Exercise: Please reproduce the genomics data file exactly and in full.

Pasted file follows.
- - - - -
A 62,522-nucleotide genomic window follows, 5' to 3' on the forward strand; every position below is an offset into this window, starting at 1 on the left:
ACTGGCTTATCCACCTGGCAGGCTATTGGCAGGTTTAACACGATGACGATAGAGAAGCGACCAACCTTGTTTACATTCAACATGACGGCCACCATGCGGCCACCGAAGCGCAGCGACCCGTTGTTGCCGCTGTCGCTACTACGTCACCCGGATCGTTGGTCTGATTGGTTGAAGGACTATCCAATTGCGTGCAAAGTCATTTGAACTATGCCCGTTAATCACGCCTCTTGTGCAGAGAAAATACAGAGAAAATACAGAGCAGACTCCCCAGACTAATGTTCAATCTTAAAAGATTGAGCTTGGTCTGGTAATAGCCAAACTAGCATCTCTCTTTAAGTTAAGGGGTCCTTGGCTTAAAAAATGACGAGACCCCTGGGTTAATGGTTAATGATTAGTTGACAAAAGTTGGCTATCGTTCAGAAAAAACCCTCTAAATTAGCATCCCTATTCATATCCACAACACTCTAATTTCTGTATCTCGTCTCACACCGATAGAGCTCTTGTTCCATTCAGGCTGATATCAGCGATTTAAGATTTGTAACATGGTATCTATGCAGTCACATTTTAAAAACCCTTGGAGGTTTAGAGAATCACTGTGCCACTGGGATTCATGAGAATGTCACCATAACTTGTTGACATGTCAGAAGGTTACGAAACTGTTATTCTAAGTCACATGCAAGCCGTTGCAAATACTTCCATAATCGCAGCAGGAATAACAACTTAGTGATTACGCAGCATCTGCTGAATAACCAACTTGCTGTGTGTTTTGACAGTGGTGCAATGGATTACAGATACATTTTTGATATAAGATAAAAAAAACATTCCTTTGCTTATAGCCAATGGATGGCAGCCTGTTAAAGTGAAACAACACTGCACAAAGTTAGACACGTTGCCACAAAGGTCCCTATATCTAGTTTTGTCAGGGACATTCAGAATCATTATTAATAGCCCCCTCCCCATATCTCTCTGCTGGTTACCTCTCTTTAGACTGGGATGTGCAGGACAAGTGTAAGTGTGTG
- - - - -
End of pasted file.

A 62,522-nucleotide genomic window follows, 5' to 3' on the forward strand; every position below is an offset into this window, starting at 1 on the left:
ACTGGCTTATCCACCTGGCAGGCTATTGGCAGGTTTAACACGATGACGATAGAGAAGCGACCAACCTTGTTTACATTCAACATGACGGCCACCATGCGGCCACCGAAGCGCAGCGACCCGTTGTTGCCGCTGTCGCTACTACGTCACCCGGATCGTTGGTCTGATTGGTTGAAGGACTATCCAATTGCGTGCAAAGTCATTTGAACTATGCCCGTTAATCACGCCTCTTGTGCAGAGAAAATACAGAGAAAATACAGAGCAGACTCCCCAGACTAATGTTCAATCTTAAAAGATTGAGCTTGGTCTGGTAATAGCCAAACTAGCATCTCTCTTTAAGTTAAGGGGTCCTTGGCTTAAAAAATGACGAGACCCCTGGGTTAATGGTTAATGATTAGTTGACAAAAGTTGGCTATCGTTCAGAAAAAACCCTCTAAATTAGCATCCCTATTCATATCCACAACACTCTAATTTCTGTATCTCGTCTCACACCGATAGAGCTCTTGTTCCATTCAGGCTGATATCAGCGATTTAAGATTTGTAACATGGTATCTATGCAGTCACATTTTAAAAACCCTTGGAGGTTTAGAGAATCACTGTGCCACTGGGATTCATGAGAATGTCACCATAACTTGTTGACATGTCAGAAGGTTACGAAACTGTTATTCTAAGTCACATGCAAGCCGTTGCAAATACTTCCATAATCGCAGCAGGAATAACAACTTAGTGATTACGCAGCATCTGCTGAATAACCAACTTGCTGTGTGTTTTGACAGTGGTGCAATGGATTACAGATACATTTTTGATATAAGATAAAAAAAACATTCCTTTGCTTATAGCCAATGGATGGCAGCCTGTTAAAGTGAAACAACACTGCACAAAGTTAGACACGTTGCCACAAAGGTCCCTATATCTAGTTTTGTCAGGGACATTCAGAATCATTATTAATAGCCCCCTCCCCATATCTCTCTGCTGGTTACCTCTCTTTAGACTGGGATGTGCAGGACAAGTGTAAGTGTGTG